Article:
Features - Interview
JULY 1, 1993
The adventures of Mr Todt
BY JOE SAWARD
"I knew I would have a difficult debut," explains Todt, "but I had hoped for better luck than we had today. We chose to use a lot of new parts, all at the same time, and inevitably that lack of experience cost us dear.
"I thought it would be difficult for me to adapt to F1 quickly but in fact I already feel at home. The atmosphere is good and I am sure that every passing day it will get better.
"From now point on, I will be living with my new team. After the race I am going to Maranello with them and will move into a new house there.
"I am not planning to start telling people what to do. I will be taking notes and starting to learn, but I am taking control when I get to Maranello on Monday.'
It is typical Todt. He marched out of the Peugeot Sport headquarters in Paris's Avenue de la Grande Armee, leaving behind him a solid reputation as a successful player in many forms of racing and rallying. He is much admired, but he is not universally loved - except by members of his teams.
He certainly tough and he is proud of what he has achieved having started with nothing.
His father arrived in France at the age of 17, a Jewish refugee from Poland, and young Jean grew up without many advantages. His passion was for motor sport and, as a headstrong youth, he quit school with no qualifications to follow his dream to be a successful racer.
It is the same toughness which took the Peugeot boss head-to-head with FISA president Jean-Marie Balestre. Mocking Todt's social ambitions Balestre called him the 'Napoleon of the Sands' - a reference to his involvement with Peugeot in Paris-Dakar raids. Todt fired back that he preferred that to being labelled 'the Emperor Bokassa of the Place de la Concorde'. It was typical of the man, who was a chevalier of the Legion d'Honneur at 39 and an officier in the same respected order at 46.
When rumours of his move to Ferrari first circulated, Todt denied he had talked to the Italians - you do what you have to do - and it seemed unlikely that he would give up everything at peugeot when it looked that he might go on into the top management of the firm. But Todt saw it differently.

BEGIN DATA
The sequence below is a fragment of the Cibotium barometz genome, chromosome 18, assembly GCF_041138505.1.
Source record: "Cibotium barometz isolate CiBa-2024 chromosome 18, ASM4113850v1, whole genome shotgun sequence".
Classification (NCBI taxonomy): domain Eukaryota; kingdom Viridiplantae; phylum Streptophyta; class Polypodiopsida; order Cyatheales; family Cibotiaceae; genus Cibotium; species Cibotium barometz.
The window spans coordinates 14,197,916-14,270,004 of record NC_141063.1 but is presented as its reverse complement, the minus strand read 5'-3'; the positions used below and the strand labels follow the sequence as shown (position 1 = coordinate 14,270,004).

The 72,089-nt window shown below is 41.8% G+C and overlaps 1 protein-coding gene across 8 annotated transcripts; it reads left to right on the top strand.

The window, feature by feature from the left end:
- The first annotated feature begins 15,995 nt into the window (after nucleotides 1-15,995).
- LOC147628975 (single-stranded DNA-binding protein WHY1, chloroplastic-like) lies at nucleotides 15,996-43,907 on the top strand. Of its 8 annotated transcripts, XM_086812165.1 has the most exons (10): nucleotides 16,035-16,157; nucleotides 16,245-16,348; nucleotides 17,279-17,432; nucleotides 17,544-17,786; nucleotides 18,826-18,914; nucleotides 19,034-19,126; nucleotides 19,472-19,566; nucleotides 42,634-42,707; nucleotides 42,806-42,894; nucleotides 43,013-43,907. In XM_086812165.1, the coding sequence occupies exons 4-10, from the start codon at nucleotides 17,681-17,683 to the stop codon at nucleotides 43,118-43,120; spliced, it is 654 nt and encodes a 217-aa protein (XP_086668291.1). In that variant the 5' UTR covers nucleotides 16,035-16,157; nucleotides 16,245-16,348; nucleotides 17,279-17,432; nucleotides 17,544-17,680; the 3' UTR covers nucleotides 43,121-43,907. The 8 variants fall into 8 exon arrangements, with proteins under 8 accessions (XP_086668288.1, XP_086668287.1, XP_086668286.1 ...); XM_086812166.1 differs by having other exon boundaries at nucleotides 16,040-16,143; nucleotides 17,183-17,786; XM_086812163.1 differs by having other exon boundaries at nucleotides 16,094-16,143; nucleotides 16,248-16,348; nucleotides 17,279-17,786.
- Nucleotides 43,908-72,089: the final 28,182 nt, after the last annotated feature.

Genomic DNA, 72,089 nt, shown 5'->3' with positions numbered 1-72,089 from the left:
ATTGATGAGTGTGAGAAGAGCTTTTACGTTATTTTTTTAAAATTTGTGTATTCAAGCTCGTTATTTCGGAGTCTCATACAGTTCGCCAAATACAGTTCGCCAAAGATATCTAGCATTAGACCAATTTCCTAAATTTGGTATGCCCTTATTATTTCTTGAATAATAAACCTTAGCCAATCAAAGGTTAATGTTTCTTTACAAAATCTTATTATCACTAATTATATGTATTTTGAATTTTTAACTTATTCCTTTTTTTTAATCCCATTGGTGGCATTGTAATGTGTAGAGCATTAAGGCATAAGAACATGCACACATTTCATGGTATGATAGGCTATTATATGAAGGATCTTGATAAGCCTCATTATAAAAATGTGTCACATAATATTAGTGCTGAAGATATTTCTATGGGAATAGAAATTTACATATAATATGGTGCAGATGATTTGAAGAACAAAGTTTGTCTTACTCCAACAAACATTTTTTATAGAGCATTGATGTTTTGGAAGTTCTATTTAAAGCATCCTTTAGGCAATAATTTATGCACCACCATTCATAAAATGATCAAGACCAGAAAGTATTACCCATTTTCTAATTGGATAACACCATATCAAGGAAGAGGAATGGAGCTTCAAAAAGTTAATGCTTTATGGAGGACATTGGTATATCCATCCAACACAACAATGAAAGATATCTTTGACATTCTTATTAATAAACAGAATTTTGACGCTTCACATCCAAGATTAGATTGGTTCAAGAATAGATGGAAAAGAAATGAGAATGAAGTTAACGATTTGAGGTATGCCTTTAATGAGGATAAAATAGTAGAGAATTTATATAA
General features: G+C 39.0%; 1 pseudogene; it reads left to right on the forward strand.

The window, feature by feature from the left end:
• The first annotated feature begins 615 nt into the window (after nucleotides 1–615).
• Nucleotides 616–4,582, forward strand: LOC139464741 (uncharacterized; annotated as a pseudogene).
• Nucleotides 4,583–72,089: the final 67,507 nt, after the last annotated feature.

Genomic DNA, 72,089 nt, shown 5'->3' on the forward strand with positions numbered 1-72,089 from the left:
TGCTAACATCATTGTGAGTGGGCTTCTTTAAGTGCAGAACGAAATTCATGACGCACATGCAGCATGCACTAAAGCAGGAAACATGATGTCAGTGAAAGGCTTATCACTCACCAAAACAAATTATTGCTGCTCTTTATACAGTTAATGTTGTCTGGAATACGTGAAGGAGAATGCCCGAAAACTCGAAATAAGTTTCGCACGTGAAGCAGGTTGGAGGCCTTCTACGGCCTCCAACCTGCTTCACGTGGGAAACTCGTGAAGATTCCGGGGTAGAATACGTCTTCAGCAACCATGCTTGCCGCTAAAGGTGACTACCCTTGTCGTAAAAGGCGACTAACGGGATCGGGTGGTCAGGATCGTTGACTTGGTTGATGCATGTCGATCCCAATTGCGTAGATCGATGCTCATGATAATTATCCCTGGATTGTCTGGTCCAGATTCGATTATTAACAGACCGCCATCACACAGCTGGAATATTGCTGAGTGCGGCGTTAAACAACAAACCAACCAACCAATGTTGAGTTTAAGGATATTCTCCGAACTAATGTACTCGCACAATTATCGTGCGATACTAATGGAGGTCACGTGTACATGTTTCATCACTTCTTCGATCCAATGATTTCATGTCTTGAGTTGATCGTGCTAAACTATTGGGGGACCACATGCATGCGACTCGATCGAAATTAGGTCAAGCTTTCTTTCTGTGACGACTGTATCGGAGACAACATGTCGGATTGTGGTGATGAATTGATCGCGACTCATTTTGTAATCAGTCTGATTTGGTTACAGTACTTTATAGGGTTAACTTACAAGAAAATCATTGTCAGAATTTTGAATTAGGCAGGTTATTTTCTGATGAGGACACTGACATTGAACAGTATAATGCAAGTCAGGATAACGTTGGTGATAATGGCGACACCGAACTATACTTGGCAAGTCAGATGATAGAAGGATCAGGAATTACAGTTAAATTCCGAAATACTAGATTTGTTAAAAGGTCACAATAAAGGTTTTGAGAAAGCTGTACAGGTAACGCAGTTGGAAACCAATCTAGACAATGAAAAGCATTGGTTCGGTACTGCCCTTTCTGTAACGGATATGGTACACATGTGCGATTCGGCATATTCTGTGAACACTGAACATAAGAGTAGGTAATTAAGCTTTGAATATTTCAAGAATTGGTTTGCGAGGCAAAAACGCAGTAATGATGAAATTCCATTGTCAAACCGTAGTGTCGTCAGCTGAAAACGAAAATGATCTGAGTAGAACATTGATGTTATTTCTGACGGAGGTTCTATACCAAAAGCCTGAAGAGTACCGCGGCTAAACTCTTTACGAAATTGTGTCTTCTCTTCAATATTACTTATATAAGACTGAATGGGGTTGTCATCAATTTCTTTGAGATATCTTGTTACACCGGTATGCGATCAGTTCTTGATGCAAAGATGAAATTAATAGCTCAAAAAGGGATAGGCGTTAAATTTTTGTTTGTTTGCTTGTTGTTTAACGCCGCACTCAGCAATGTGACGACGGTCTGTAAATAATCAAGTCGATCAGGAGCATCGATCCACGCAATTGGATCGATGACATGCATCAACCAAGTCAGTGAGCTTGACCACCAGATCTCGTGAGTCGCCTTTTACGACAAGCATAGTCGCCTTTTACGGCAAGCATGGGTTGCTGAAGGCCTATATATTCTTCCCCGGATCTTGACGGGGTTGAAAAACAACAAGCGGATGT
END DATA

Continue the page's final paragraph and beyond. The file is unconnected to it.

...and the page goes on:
"I had been with Peugeot for 12 years,' he explains, 'and, while I always liked a challenge, when I was contacted by President Montezemolo and offered the position I hadn't even considered moving into F1.
"It was an appealing offer and, once I had thought about it, I was happy to accept. I had several options, including several in F1 and other areas of motorsport, but Ferrari's offer was the most interesting and exciting.
"For me this is a major adventure. It will be a difficult job but Ferrari has top people at all levels: drivers, engineers and mechanics. I am sure that together we will achieve great things and put Ferrari back on course for the successes that it has known in the past and will surely know again.
"Being in charge has been my job for several years already. I see my role like being the conductor of the orchestra: it is not my job to play around with the instruments, just to lead and direct. People who are good at their jobs and at the top of their professions are usually strong characters, they need to listened to and to be loved. Ferrari has men of this level of talent throughout the team. I have already started to make contact with my colleagues on the team. A man who is not prepared to listen to good advice is stupid.
"Ferrari is no more complicated than any other team. It is a team of legend and mythology. I am convinced that it needs stability and once we have that the whole team will be able to relax and it will operate better. It is already on the way back to success - as you can see from the recent results.
"Everything is already under way to get Ferrari back into orbit and on to the right track to start winning races again."
But what does he think about having a race team in Italy and a design team in England. How can that work?
"I don't see any problems. I have visited Ferrari Design and Development (in Godalming). In many ways England is the home of F1 racing. There area where FDD is situated is known as the Silicone Valley of F1. The 40 people in England have a lot to give and so do the 300 others at Maranello."
Going to Ferrari may be a dream for Todt, but he knows to that he will have to deal not only with the team, but also with the sometimes rabid Italian press and also the political turmoil currently upsetting F1. What does he think about that?
"Ferrari is 100% behind anything which will reduce the cost of competing in F1,' he says smoothly. 'It is essential for the survival of the sport and we support FISA's decisions as far as eliminating electronic aids is concerned."
He seems in control now, after just a few hours in the job, but the months ahead will show whether Todt can handle being an F1 new boy at the helm of F1' most famous team. He is optimistic.
"President Montezemolo has given me enormous support," he explains, "and the morning I left Paris for Magny-Cours I was delighted to receive a gift from him - a Ferrari prancing horse emblem engraved with my name and a card wishing me good luck.
"I am sure there are many happy times ahead for us in the future"